Use More Paper Waste Less
Use Test Strips And Work Prints For Better Results
Beginners tend to be very
cautious about the amount of paper they use. Paradoxically, therefore,
they waste more than they need to. Rather than making test strips, and
then a work print, they will go straight to what they hope will be their
final print. Then they are unhappy with it, so they try again. And again.
And again. Worse still, they don't try again: they put up with
a second-rate print, which is an even bigger waste of paper.
Cover That Tonal Range
Your Work Print
Exposure And Contrast
Keep A Log
The log can also be useful
if you want to duplicate your final print--although, I must confess,
I use the information in the log to produce a new work print, and very
often make a number of new adjustments before I make my new final print:
I rarely want to make exactly the same print again and again.
To sum up, then, how does wasting all this paper stop you wasting paper? Simple: you begin to understand what you are doing. By making one change at a time, drying the print, and checking it under the right kind of light, you soon begin to internalize what needs to be done. Instead of two or three work prints, you find you need only one. Think of it as a (very cheap) course in fine printing: one that costs no more than a few sheets of paper.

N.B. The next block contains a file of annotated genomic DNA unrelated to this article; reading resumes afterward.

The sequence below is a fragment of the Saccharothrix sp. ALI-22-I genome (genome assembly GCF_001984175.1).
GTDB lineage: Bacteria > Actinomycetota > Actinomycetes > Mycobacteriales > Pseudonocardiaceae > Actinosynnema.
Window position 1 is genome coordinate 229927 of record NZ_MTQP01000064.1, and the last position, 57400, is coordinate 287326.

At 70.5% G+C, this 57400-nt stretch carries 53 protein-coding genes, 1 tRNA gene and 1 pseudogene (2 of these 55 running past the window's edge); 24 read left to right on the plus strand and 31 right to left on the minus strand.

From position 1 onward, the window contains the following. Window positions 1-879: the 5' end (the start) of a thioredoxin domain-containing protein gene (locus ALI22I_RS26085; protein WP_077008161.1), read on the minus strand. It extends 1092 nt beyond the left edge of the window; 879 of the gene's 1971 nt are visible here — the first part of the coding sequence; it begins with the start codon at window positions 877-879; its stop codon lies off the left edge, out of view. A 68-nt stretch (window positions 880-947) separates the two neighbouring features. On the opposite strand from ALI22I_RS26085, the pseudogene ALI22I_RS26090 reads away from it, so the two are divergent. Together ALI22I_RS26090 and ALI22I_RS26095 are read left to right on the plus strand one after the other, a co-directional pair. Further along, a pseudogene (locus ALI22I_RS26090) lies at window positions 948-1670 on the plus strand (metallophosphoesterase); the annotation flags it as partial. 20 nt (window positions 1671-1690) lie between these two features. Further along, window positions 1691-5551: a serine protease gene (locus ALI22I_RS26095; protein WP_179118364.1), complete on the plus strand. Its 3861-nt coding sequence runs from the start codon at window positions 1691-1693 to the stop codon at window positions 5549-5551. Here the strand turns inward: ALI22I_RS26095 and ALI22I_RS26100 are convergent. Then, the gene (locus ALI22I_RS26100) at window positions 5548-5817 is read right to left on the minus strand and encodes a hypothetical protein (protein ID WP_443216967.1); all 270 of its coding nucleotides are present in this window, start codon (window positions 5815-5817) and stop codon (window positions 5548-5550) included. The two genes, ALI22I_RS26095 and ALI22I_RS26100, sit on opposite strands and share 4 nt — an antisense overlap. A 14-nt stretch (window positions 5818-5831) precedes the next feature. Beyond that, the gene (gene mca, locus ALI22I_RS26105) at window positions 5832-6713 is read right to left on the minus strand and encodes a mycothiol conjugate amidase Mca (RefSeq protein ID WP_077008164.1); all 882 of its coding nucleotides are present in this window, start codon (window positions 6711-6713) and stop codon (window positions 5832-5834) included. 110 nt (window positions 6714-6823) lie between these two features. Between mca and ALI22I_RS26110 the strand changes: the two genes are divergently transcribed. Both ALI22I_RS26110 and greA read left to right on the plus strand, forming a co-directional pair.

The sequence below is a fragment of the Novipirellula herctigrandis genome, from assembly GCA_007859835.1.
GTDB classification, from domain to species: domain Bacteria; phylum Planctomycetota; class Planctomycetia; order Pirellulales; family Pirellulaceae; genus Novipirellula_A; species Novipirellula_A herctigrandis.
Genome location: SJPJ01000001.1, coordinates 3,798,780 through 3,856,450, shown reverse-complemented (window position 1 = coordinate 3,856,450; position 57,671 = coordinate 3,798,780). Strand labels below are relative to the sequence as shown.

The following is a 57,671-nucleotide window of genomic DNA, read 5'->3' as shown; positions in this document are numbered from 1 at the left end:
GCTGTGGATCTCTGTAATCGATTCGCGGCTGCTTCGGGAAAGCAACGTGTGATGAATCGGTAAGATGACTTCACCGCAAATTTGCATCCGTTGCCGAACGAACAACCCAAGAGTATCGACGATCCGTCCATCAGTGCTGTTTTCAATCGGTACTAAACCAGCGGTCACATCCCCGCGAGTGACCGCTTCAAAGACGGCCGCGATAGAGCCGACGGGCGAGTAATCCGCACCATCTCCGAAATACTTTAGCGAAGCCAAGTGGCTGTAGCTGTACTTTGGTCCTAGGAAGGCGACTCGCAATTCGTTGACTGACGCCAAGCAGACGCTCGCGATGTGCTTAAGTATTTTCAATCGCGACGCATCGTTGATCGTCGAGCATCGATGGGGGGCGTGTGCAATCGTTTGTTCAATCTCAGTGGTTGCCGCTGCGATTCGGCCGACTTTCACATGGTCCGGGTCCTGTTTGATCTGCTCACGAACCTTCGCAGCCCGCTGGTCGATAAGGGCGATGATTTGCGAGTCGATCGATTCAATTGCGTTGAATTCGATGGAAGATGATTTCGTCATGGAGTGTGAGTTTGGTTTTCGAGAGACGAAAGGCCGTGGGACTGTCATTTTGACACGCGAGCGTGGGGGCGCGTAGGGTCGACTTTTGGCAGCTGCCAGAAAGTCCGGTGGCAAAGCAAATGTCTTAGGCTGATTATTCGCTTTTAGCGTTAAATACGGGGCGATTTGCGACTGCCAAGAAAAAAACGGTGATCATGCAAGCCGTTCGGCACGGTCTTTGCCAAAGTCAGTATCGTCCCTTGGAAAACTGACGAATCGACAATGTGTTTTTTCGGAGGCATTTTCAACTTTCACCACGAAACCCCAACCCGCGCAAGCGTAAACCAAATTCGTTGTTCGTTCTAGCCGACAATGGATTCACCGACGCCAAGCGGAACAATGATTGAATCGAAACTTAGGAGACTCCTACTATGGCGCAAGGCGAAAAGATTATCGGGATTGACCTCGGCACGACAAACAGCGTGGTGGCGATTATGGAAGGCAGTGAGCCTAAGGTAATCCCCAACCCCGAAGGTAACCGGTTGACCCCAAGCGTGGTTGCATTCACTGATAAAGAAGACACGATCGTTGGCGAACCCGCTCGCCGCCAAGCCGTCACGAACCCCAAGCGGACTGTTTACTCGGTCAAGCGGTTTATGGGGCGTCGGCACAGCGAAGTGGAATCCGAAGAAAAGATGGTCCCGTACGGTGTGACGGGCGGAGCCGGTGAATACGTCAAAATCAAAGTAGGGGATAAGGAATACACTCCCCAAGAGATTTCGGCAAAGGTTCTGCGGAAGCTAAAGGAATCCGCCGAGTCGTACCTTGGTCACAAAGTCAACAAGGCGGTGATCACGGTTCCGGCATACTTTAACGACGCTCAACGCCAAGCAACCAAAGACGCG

- Getty Photographers Covering the Upcoming Rio Olympics Won’t Be Hurting for High-End Gear
- Watch This Slow Mo Video Shot at 1000 Frames per Second and Try Not to Laugh: We Dare You!
- Need Help with Adobe Lightroom? This Helpful Six-Minute Video Tutorial Covers All the Basics
- Geared Up: Long Glass: My Favorite Telephoto And Zoom Lenses For Getting Close To The Action
- Bay Photo Lab’s Xpozer Photo Wall Display Review